Old-timers, however, want the glorious old days back. “We long for the good old days and traditions. We hope we will get it,” said Lafi. “Thirty years ago, the quality of our education was very good. Many teachers were from India, the US, the UK and Egypt. Iraqis teaching here had studied outside. Eighty per cent of the current Iraqi teachers graduated during the Saddam regime. They are giving back whatever they have. So it is not that good at the moment.”      
Saddam stopped scholarships and education cooperation with many countries. The system is being renewed again now. “In the next 10 years, this generation will be replaced by those who have studied abroad,” said Lafi. “They will come back with a fresh outlook and change the system.” Lafi had left Iraq in 1994 and returned in 2004.
Hadeel Al-Ulaimy, a lawyer in Baghdad, said Iraqi education system was good. But she is not happy with other changes. “One cannot compare the good times of the 1970s or 1980s with the present times,” she said. “Iraq was a very nice and modern country at that time. After 2003, everything changed. Agriculture, trade, industry... everything has been affected. We do not have a country now. The government is full of people looking after personal interests.     
“In the 1950s and 1960s women used to wear sleeveless dresses and go out without covering their head. But now I do not wear modern dresses in Baghdad. Everything is moving in the wrong direction. Because of religious parties dominating the country, women have to wear hijab, whether they like it or not. It is also not possible for women to move around freely, like in the 1990s.”
Compared with Baghdad, the business capital, Basra, was much better and the business community was buoyant. “When I close my eyes, I can see the good future coming to Basra,” said Al-Bachary. “I have no doubt about it. Basra has 10 per cent of total oil deposits in the country. It exports about 1.8 to 2 million barrels of oil now and by 2015, it will exceed 5 million barrels. It will go up to 10-12 million in future.” Basra is also Iraq's only port.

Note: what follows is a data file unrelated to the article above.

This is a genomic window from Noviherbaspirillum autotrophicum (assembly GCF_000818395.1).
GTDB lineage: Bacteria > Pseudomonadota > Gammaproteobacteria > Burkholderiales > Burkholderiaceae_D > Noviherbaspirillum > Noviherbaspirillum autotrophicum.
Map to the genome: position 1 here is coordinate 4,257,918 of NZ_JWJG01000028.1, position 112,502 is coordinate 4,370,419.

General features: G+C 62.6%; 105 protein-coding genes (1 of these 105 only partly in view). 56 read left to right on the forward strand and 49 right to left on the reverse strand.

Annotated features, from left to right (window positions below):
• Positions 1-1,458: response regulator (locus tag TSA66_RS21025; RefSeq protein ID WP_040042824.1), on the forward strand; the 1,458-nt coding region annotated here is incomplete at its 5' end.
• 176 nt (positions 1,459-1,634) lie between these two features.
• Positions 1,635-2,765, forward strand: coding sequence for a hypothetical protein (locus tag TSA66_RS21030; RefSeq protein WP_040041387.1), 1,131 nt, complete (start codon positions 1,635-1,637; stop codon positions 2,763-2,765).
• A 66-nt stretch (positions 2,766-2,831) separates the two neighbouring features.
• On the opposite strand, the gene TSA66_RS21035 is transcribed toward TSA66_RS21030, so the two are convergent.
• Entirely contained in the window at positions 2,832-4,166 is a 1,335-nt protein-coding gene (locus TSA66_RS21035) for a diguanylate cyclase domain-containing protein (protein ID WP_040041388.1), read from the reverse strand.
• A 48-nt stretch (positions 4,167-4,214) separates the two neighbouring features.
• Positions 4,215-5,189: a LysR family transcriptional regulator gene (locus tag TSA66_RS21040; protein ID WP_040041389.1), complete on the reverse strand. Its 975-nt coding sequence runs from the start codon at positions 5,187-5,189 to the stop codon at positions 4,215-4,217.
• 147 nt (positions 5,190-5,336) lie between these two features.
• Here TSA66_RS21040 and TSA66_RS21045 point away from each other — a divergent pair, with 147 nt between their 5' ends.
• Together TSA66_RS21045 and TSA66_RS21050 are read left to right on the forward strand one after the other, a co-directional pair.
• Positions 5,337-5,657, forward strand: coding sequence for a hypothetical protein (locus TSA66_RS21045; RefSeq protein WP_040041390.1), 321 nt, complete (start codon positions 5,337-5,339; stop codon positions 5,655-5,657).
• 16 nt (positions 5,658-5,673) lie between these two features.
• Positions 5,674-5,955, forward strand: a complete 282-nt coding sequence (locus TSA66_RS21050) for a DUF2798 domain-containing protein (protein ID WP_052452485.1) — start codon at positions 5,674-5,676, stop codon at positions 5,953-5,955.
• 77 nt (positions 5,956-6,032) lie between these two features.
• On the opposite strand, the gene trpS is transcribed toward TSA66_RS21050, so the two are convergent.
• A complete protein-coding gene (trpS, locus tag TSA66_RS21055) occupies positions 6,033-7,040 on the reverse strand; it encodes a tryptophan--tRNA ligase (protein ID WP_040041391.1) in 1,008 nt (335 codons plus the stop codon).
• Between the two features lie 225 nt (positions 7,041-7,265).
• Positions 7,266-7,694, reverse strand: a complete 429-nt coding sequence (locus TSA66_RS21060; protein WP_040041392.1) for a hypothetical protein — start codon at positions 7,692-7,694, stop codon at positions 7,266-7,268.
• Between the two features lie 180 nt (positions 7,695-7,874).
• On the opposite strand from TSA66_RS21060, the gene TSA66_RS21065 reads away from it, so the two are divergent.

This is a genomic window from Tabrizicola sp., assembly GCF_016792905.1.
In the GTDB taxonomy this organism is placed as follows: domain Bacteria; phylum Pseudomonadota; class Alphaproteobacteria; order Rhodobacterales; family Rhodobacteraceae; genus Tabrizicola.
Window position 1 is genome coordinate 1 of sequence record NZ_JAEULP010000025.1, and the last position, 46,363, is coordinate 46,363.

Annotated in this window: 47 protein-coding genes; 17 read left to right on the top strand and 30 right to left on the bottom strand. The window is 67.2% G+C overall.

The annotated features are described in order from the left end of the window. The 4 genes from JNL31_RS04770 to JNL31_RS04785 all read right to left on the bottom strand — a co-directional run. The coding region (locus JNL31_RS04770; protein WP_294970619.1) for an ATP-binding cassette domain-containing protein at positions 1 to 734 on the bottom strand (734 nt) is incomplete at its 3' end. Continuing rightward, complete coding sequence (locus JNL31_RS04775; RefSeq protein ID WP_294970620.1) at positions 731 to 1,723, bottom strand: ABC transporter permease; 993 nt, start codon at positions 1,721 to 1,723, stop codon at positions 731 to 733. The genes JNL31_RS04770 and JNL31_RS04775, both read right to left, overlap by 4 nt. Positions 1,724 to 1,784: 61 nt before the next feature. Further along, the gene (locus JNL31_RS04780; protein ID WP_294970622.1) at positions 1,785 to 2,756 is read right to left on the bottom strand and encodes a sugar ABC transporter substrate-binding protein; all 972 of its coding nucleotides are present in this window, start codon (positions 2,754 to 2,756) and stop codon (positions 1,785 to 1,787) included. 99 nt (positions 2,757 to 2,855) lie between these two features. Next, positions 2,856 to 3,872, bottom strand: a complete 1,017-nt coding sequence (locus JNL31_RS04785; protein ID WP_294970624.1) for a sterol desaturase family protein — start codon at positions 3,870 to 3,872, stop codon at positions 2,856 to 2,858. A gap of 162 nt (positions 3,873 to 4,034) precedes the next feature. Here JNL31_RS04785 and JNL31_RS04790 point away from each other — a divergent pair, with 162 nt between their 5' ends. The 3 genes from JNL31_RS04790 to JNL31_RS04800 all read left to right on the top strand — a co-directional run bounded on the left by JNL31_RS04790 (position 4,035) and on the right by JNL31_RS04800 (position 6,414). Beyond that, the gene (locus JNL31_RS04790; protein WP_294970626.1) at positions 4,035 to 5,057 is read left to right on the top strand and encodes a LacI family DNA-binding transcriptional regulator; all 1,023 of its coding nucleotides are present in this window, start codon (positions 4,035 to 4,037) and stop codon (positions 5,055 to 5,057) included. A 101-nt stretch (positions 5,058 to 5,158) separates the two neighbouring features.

Basravis, as the people there are called, want to forget the past and move on. “There will be a big revolution in the economy. There will be employment and more money,” Adan Abu Hyder, a businessman, is hopeful. Indian companies like Mokul Group of Companies have operations in Basra. Many Indian companies see Iraq as a `high risk, high returns' market. A delegation of the Confederation of Indian Industry visited Basra looking for opportunities.
“Iraq is an emerging market in the region. We are thinking of starting operations in food, commodities and construction. The market is open and vast,” said Yasmin Sultan P. of Chennai-based Mohan Mutha Exports, which is into commodities, shipping and construction.
Harrisons Malayalam Ltd, south India's largest producer of tea, has a presence in Basra. Suresh Menon, general manager (tea marketing), said: “The risk [in Iraq] might have been overplayed to a large extent because of instability. If anyone is serious about doing business here, now is the time to come. If they are late, they will be too late.” A tea-loving nation, Iraq imported 15,000 metric tonnes last year.
Oil, natural gas and power also offer vast opportunities. “We are looking for oil and gas sector and we may also expand into infrastructure and power,” said Pratik Desai, joint general manager, Larsen and Toubro. “The current power production is 7,000MW and it has to go up to 16,000MW.”      
Though Indian business leaders were overwhelmed by the interest shown by the Iraq government, many of them want to wait and watch. Security and corruption are major issues, and policies are not yet clear. Even local businessmen face these difficulties. “Some of the rules that have been continued from the old regime are not good. That makes investment difficult,” said Al-Bachary.
The National Investment Commission of Iraq is aware of the shortcomings and is working on putting a system in place to attract investments. “Whatever we have lost in the last so many years cannot be recaptured very fast,” said Dr Sami Al-Araje, chairman, NIC. “If we want to move fast and realise our hopes and dreams in 10 years, we have to bridge the gap of 50 years.” Building bridges is exactly what Iraq has to do. And, it must start with a bridge between the government and the people.